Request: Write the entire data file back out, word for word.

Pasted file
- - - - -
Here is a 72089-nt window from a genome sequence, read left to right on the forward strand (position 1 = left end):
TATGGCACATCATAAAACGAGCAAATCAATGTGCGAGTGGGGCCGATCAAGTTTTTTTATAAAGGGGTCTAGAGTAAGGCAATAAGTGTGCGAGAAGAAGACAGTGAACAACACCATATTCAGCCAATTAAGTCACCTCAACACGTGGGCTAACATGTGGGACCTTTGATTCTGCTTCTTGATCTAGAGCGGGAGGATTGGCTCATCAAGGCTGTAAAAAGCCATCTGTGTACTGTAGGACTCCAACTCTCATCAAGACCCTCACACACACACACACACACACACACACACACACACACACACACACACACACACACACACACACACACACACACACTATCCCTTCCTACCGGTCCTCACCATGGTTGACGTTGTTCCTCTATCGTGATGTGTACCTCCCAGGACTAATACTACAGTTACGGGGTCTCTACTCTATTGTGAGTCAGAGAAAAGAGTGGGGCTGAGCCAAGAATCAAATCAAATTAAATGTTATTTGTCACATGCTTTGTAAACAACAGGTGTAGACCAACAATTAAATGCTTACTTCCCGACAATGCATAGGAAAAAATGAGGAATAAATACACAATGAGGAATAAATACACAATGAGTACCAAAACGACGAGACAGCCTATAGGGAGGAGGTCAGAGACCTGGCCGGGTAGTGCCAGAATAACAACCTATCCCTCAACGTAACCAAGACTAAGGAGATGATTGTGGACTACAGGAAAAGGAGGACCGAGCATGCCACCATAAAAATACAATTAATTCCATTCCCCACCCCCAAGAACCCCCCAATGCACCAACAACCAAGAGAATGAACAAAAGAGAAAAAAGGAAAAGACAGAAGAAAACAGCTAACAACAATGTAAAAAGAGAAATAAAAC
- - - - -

Here is a 72089-nt window from a genome sequence, read left to right on the forward strand (position 1 = left end):
TATGGCACATCATAAAACGAGCAAATCAATGTGCGAGTGGGGCCGATCAAGTTTTTTTATAAAGGGGTCTAGAGTAAGGCAATAAGTGTGCGAGAAGAAGACAGTGAACAACACCATATTCAGCCAATTAAGTCACCTCAACACGTGGGCTAACATGTGGGACCTTTGATTCTGCTTCTTGATCTAGAGCGGGAGGATTGGCTCATCAAGGCTGTAAAAAGCCATCTGTGTACTGTAGGACTCCAACTCTCATCAAGACCCTCACACACACACACACACACACACACACACACACACACACACACACACACACACACACACACACACACACACACACTATCCCTTCCTACCGGTCCTCACCATGGTTGACGTTGTTCCTCTATCGTGATGTGTACCTCCCAGGACTAATACTACAGTTACGGGGTCTCTACTCTATTGTGAGTCAGAGAAAAGAGTGGGGCTGAGCCAAGAATCAAATCAAATTAAATGTTATTTGTCACATGCTTTGTAAACAACAGGTGTAGACCAACAATTAAATGCTTACTTCCCGACAATGCATAGGAAAAAATGAGGAATAAATACACAATGAGGAATAAATACACAATGAGTACCAAAACGACGAGACAGCCTATAGGGAGGAGGTCAGAGACCTGGCCGGGTAGTGCCAGAATAACAACCTATCCCTCAACGTAACCAAGACTAAGGAGATGATTGTGGACTACAGGAAAAGGAGGACCGAGCATGCCACCATAAAAATACAATTAATTCCATTCCCCACCCCCAAGAACCCCCCAATGCACCAACAACCAAGAGAATGAACAAAAGAGAAAAAAGGAAAAGACAGAAGAAAACAGCTAACAACAATGTAAAAAGAGAAATAAAAC